Bloomberg News

Saudi Aramco Pumped 9.1 Million Barrels a Day Oil in 2011

May 28, 2012

Saudi Arabian Oil Co., the world’s largest crude exporter, pumped 9.1 million barrels a day of oil on average last year, the state-run company known as Saudi Aramco said in its annual review.

Average daily output rose 15 percent from 2010, according to the review posted today on Aramco’s website. Reserves of crude oil and condensates fell 0.2 percent to 259.7 billion barrels compared with the previous year, while deposits of natural gas increased 1.3 percent to 282.6 trillion standard cubic feet, it said.

Saudi Arabia has started a program to explore for energy resources in frontier areas including the Red Sea, Ali al-Naimi, the country’s oil minister, said at a May 14 conference in Adelaide, Australia. The government wants to increase the recovery rate at the country’s biggest producing fields to 70 percent from 50 percent, he said. The desert kingdom is exploring for gas, a fuel used in power plants, to help meet rising domestic demand for electricity.

Aramco’s annual oil output rose to 3.31 billion barrels from 2.89 billion barrels in 2010, it said. Saudi Arabia, the largest producer in the Organization of Petroleum Exporting Countries boosted crude production last year to the highest level in three decades as supply was disrupted from Libya.

Gas Production

Saudi Arabia is developing its gas resources to power new industries such as petrochemicals, helping the country reduce its dependence on oil export income.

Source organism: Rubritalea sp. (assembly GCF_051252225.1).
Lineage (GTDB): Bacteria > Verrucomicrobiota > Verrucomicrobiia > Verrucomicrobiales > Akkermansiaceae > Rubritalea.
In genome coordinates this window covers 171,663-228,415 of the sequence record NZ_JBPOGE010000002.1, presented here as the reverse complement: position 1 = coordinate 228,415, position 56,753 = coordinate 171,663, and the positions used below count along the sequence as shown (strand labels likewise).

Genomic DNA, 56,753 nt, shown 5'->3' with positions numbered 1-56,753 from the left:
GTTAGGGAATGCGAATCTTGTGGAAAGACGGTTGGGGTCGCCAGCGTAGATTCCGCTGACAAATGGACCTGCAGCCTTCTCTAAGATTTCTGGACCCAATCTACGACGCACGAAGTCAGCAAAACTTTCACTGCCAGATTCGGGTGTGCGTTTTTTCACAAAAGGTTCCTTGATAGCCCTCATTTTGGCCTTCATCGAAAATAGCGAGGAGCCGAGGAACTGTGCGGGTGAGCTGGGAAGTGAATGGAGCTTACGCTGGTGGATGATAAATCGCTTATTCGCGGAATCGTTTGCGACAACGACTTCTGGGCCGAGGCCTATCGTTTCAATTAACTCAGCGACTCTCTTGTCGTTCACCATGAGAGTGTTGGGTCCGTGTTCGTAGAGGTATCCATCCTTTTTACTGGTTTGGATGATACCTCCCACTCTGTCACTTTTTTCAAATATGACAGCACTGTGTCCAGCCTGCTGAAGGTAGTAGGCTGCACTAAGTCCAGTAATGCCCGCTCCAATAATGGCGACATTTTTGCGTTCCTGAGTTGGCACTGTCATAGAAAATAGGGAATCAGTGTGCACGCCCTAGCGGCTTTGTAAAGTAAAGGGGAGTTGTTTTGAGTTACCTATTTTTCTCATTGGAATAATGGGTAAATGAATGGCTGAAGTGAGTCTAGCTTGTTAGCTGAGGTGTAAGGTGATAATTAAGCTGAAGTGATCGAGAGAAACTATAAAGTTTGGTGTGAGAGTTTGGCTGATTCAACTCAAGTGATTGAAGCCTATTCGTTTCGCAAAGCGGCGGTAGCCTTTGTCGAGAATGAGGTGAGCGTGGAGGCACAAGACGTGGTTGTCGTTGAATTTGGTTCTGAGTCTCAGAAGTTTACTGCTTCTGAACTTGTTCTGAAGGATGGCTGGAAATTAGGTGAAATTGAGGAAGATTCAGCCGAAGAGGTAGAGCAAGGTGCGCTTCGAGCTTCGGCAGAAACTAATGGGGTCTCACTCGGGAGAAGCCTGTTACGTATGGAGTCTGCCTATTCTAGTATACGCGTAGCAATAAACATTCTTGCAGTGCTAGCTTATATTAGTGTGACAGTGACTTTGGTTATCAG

Saudi Aramco said it expects to complete the construction of its Wasit gas plant in 2014 that will process 2.5 billion cubic feet a day of non-associated gas from Hasbah and Arabiya offshore fields. The plant will be able to handle as much as 3.05 billion cubic feet a day from the two fields at times of peak demand.

It expects to complete its natural gas liquids project at Shaybah in the Empty Quarter desert in 2014, according to the report. The plant will produce ethane for use in petrochemicals, it said. Saudi Aramco may start using carbon dioxide to aid recovery rates at Ghawar, its largest field, in 2013, according to the report.

To contact the reporter on this story: Wael Mahdi in Cairo at wmahdi@bloomberg.net

To contact the editor responsible for this story: Stephen Voss at sev@bloomberg.net


Best LBO Ever
LIMITED-TIME OFFER SUBSCRIBE NOW
 
blog comments powered by Disqus